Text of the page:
Satine Phoenix, our recently resurrected rogue, is in Time Magazine talking about D&D this week and that's a keen transitiom because this D&D story starts with her.
Because a year and a half ago, she told me "Have you seen Google +? It's got free multiperson videochat on there!"
So then we started playing games.
Then the gentleman known in gaming circles as Calithena had this idea and he told me and Jeff:
Why not use these hangout games like the old games at the very beginning of the RPG hobby, when players carried their characters from game to game, wherever they could find a dungeon master?
So we got together and talked about it and I came up with a stupid acronym and FLAILSNAILS was born.
So people started running campaigns on G+--oftent he same worlds they were running at home--and characters have been traveling from dungeon to dungeon and GM to GM (and ruleset to ruleset) for a year and a half/
It's been fun. A couple personal favorite FLAILSNAILS moments:
-A whole party getting killed captured in Arcadayn's Castle Amber game and then sending out the call across Google+ on a Sunday morning to get together an all star team of PCs from all over the world to come rescue them (successful).
-Playing a dungeon in Ckutalik's Tekumel game and seeing a dead adventurer, then using Speak With Dead to talk to the dead PC from his real-life game in Texas and ask him where the traps were.
So FLAILSNAILS is one fun thing.
(End of history lesson.)
A second fun thing was that Deathmaze player-vs-player game I ran the other day.
I have no idea how much it resembled actual early D&D or Chainmail but it certainly seemed like every theoretically boring element of the early version of the game suddenly made more sense than it ever had in that format. All those 10x10 rooms with nothing but one monster and one treasure...
Putting a few simple elements together with players out to kill each other resulted in a frantically complex and exciting game without even trying.
-Didn't need a lot of rules because players knew the GM was making it up as he went along and trying to be fair.
-Didn't need complex tricks or traps in the dungeon because the enemies themselves and the crowdedness of the dungeon made each encounter complex in itself.
-Didn't need varied "moves" for PCs because directly attacking someone was only one of a few things you could do and was always a crapshoot no matter who you were.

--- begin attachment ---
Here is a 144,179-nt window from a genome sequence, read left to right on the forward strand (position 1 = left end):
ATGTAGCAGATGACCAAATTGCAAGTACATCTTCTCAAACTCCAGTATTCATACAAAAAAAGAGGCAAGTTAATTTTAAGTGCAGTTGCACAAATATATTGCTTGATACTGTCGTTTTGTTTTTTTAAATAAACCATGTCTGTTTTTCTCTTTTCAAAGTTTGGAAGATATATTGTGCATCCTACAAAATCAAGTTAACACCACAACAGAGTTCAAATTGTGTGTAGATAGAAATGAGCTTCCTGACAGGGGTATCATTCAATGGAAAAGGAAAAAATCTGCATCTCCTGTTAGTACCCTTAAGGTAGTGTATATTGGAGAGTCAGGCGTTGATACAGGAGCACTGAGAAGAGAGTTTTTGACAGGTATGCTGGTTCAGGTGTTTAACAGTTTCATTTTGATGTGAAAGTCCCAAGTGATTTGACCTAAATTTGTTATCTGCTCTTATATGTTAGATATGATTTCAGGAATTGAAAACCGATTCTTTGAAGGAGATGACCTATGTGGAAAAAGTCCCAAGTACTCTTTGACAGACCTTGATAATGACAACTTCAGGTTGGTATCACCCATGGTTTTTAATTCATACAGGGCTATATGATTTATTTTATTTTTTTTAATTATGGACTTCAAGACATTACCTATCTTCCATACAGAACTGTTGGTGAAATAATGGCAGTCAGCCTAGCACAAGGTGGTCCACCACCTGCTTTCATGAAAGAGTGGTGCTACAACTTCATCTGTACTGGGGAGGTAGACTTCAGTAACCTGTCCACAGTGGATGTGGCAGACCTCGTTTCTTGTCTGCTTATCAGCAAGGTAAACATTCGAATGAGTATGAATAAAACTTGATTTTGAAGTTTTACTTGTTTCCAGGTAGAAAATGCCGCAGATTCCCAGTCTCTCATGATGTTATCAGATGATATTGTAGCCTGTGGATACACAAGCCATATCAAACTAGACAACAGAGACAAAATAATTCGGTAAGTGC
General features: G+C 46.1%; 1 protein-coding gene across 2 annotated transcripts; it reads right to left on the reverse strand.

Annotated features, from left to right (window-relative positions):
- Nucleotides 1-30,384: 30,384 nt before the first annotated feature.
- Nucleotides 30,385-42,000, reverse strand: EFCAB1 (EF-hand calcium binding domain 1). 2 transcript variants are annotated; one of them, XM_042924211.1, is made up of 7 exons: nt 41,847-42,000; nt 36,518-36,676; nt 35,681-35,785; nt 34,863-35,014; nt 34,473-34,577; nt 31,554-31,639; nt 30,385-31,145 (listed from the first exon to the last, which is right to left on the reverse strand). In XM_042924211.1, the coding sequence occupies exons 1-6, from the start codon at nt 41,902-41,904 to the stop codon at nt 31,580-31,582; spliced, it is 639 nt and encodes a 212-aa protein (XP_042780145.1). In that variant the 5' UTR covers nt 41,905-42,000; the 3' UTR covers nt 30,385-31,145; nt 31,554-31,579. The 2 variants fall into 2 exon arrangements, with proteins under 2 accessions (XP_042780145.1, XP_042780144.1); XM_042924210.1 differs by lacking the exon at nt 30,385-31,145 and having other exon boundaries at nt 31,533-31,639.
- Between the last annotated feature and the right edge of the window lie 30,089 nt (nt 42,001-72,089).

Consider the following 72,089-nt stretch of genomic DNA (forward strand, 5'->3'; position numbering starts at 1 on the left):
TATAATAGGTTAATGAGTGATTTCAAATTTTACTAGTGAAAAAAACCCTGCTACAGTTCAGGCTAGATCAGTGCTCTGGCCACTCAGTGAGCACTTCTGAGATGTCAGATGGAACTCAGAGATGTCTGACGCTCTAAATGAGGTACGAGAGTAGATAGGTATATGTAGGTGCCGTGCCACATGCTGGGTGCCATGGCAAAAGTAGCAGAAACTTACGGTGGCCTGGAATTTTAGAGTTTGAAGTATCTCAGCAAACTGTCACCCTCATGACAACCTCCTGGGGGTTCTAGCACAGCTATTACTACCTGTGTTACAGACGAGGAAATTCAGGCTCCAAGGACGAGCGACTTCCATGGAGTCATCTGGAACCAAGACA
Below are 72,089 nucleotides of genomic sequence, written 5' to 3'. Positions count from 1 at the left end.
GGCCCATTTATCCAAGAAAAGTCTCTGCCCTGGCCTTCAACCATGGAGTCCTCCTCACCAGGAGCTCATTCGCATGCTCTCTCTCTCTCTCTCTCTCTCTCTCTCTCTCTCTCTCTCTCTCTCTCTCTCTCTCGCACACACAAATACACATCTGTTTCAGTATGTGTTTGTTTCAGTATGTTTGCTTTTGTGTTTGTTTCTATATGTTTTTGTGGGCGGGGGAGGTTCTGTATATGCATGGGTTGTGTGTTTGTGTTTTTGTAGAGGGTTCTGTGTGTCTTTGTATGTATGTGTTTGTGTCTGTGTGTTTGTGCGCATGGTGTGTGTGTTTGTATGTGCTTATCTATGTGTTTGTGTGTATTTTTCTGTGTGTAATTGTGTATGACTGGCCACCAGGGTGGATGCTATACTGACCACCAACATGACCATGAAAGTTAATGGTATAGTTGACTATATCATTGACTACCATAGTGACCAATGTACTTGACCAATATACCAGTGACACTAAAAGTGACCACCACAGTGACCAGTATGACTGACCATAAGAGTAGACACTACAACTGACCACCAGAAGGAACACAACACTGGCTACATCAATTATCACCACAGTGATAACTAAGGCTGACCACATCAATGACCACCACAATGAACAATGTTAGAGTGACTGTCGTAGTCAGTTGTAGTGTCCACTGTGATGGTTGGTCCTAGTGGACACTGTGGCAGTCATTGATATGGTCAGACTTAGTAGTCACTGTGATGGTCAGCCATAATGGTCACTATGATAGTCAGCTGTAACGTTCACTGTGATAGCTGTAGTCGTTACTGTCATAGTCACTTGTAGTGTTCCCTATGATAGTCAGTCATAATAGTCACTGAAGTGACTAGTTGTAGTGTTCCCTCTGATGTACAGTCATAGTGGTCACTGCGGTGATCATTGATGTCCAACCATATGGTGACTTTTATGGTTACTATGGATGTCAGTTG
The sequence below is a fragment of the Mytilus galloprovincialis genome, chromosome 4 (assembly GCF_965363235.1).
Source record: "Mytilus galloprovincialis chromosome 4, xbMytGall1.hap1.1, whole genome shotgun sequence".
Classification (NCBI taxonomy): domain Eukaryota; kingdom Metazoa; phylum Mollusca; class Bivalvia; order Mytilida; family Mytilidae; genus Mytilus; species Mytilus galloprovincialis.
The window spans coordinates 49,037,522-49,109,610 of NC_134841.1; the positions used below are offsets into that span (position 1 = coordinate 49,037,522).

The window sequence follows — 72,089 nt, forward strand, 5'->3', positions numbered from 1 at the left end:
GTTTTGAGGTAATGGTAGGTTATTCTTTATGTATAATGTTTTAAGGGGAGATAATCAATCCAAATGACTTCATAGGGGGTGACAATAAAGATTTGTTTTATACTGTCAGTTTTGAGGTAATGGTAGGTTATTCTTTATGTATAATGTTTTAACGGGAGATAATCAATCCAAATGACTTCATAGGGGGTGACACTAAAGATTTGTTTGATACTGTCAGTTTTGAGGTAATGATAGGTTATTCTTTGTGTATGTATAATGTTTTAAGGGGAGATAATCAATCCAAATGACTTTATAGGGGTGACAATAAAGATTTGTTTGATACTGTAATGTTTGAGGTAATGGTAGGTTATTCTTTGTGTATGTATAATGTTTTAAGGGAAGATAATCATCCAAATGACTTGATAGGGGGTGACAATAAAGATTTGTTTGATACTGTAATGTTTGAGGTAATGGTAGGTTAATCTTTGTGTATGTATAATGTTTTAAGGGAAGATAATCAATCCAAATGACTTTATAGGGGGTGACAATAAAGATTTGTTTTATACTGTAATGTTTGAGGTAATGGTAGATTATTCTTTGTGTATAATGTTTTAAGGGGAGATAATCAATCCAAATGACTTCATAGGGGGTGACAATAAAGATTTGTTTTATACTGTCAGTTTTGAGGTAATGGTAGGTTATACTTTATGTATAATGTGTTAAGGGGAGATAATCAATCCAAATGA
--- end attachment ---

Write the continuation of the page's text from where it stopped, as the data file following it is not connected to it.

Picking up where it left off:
-Only being able to use an effect/spell once was fine because it made a huge difference overall.
-Fighters' slightly better hit points and to hit bonus kept them in a fight consistently a few rounds longer than a thief and modified their tactics in obvious ways.
-Simply having items lying there alone in a room made sense and was useful. You grab it and move to the next room as soon as possible.
-Ranges didn't matter because range is always "across the room".
-Didn't need monsters or NPCs because the players were the monsters and NPCs.
-Sketchy room descriptions encouraged desperate characters to ask questions about the rooms when they were running out of ideas but let the room just be a room when they were feeling ok and moving fast at the start of the game.
-And mapping was fun and exciting because it could keep you alive nearly every round
In other words: I got a lot of interaction and intercoonectedness out of very little prep. Kind of the holy grail of GMing.
So then after the second Deathmaze game I stuck the two together:
player-vs-player plus experienced FLAILSNAILS PCs in Warlords of Vornheim.
And, man was it fun.
No prep. Just map and set the PCs loose in two teams...
Ian hauls out a catapult from behind a building to attack Joe.
Joe's PC, who has picked up 5 levels in three different classes over the past year, fireballs Ian.
Ian survives, the catapult makes its save, and Ian rolls a natural 20 to hit Joe with it. 42 points of damage. Joe's long lived PC is gone, instantly.
And that's the first round.
It was like playing Magic: The Gathering with all the insane magic items GMs have been handing out to their players in different campaigns all year long. I counter your flaming sword from with....dragonscale armor!
But way more than that, there was this great level of incidental detail and history you got from bringing all these characters together from all these different worlds.
There's a warhorse and it's from somewhere and it has a name and it's done stuff and there's a magic cat and it's from somewhere else and it does something else and there's a guy with a laser and the laser's from somewhere else and the PCs know each other from doing this and doing that all over the world(s). There was wyvern poison from Castle Nicodemus and armor from Castle Zagyg and godawful monty haul crap from TSR modules and probably even some stuff from one of my dungeons. I think Jason's guy got shot with a gun he gave someone as treasure...
(I didn't have to invent any monsters or traps to run this game but I did have to use 3 different rulebooks from 3 different games plus someone had to call another GM midgame to figure out what their chaos venom did. )
And a lot of the "story" isn't just in the games but between them. Everyone constantly playing makes this weird kind of community of PCs...
People who make narrative games often talk about trying to make a game feel like a great movie.
This kind of extended, overlapping, centreless story with a million characters thing FLAILSNAILS does is making the G+ universe feel like a TV series. A really good one. On HBO. That you can't shut up about.
If only they'd stop fucking up my setting--they're almost as bad as my players at home. Don't these people know I'm trying to sell books here?
Or, better yet, run a game so I can play.